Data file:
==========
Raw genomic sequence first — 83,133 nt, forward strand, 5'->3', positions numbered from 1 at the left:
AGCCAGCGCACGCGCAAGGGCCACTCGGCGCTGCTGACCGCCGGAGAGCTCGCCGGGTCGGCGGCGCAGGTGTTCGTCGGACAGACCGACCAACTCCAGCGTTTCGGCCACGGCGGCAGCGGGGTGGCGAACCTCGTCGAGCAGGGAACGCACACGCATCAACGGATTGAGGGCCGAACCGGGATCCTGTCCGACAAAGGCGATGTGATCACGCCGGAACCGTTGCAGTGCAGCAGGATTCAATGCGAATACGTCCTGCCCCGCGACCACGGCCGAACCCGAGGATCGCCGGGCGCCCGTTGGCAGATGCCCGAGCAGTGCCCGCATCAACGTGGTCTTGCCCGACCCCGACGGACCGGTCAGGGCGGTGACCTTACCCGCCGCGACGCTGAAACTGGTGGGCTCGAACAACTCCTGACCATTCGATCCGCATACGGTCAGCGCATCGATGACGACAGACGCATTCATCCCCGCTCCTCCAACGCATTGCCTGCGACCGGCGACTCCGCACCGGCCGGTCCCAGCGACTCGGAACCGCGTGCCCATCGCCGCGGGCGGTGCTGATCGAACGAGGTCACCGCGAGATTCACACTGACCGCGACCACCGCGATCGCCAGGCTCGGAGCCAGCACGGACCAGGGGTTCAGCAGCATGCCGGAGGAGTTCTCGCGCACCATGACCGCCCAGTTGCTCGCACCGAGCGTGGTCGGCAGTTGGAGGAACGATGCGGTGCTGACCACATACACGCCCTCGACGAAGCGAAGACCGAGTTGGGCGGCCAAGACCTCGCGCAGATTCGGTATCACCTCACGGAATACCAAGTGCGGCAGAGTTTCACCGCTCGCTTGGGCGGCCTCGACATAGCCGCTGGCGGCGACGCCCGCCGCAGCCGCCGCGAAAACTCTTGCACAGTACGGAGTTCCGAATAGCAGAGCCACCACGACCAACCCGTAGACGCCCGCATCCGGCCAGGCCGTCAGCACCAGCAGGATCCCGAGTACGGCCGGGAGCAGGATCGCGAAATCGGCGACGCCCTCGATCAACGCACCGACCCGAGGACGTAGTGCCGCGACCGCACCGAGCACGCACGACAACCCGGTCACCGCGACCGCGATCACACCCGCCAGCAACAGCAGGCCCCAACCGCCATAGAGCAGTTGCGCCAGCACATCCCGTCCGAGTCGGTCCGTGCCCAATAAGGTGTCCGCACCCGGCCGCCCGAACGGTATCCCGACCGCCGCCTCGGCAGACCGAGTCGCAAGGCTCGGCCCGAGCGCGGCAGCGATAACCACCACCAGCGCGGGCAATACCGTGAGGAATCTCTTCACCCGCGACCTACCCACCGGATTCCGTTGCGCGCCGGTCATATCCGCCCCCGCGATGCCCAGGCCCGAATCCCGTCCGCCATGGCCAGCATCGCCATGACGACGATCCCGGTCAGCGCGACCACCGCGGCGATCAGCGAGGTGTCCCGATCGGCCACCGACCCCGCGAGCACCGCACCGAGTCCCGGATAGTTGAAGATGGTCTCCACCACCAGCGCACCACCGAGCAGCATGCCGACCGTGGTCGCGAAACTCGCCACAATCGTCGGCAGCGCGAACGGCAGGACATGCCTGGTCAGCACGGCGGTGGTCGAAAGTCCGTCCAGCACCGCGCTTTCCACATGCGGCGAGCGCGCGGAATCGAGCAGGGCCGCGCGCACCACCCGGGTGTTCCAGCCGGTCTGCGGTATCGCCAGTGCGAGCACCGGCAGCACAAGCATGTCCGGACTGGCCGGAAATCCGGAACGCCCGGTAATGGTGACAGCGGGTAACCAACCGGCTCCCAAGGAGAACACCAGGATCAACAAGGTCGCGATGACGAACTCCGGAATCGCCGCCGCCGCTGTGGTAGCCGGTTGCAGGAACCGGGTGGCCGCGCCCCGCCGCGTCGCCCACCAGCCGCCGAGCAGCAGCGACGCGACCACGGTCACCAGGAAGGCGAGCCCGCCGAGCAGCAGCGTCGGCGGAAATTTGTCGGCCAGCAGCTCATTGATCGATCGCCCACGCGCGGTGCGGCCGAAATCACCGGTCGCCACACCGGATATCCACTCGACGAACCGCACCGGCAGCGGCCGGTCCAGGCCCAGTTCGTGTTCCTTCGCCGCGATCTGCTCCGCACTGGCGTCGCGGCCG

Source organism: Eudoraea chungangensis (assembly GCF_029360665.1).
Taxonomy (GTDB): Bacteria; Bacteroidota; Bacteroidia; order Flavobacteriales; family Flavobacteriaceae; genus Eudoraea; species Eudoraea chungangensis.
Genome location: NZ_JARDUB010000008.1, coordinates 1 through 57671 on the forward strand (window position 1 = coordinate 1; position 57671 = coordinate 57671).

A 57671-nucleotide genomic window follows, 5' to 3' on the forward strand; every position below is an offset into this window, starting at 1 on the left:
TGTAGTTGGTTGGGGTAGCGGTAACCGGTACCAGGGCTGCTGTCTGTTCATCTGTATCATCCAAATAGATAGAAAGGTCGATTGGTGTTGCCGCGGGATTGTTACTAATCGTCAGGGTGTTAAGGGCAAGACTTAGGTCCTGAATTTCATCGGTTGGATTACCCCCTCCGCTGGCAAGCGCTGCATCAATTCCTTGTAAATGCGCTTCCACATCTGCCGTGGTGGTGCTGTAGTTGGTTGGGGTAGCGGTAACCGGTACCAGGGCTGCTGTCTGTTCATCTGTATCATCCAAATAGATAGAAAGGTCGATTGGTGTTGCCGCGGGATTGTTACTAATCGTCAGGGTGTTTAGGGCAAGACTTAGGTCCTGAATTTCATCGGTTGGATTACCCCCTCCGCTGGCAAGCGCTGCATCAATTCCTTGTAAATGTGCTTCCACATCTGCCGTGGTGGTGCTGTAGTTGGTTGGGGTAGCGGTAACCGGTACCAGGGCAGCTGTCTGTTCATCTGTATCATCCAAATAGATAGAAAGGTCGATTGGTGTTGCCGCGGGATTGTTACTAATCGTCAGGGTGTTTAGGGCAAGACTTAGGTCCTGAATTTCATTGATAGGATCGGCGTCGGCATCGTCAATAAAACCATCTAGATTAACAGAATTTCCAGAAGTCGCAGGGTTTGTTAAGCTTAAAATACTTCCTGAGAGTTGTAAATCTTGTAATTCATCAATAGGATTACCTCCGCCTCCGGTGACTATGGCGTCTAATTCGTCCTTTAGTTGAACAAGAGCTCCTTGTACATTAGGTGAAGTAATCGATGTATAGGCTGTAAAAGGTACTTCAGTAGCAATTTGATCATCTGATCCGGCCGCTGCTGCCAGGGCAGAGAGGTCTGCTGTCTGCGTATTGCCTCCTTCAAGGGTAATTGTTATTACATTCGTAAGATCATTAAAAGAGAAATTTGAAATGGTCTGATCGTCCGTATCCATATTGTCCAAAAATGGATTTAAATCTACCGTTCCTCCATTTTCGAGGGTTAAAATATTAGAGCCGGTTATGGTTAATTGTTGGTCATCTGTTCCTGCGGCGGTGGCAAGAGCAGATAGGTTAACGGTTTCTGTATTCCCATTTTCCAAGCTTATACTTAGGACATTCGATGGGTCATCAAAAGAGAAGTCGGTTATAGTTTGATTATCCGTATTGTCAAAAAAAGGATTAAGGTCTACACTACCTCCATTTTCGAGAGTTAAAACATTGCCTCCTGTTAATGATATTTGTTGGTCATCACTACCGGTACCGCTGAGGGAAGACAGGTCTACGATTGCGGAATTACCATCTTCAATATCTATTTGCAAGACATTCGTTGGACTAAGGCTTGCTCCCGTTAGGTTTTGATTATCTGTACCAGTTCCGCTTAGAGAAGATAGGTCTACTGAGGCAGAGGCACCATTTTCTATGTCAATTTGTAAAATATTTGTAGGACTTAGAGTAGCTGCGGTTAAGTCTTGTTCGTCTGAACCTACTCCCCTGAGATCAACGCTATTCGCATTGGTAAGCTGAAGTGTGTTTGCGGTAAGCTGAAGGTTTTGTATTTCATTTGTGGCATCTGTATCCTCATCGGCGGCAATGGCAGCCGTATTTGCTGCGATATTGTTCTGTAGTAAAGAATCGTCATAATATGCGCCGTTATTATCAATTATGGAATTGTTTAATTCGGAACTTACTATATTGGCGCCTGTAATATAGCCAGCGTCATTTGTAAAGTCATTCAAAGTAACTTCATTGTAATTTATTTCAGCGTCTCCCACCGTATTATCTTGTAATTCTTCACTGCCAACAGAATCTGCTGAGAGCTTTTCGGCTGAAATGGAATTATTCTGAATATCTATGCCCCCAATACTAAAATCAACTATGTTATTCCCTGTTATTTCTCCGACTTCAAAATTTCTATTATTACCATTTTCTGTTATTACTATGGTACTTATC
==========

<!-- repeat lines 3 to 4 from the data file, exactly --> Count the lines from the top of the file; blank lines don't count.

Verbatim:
Source organism: Eudoraea chungangensis (assembly GCF_029360665.1).
Taxonomy (GTDB): Bacteria; Bacteroidota; Bacteroidia; order Flavobacteriales; family Flavobacteriaceae; genus Eudoraea; species Eudoraea chungangensis.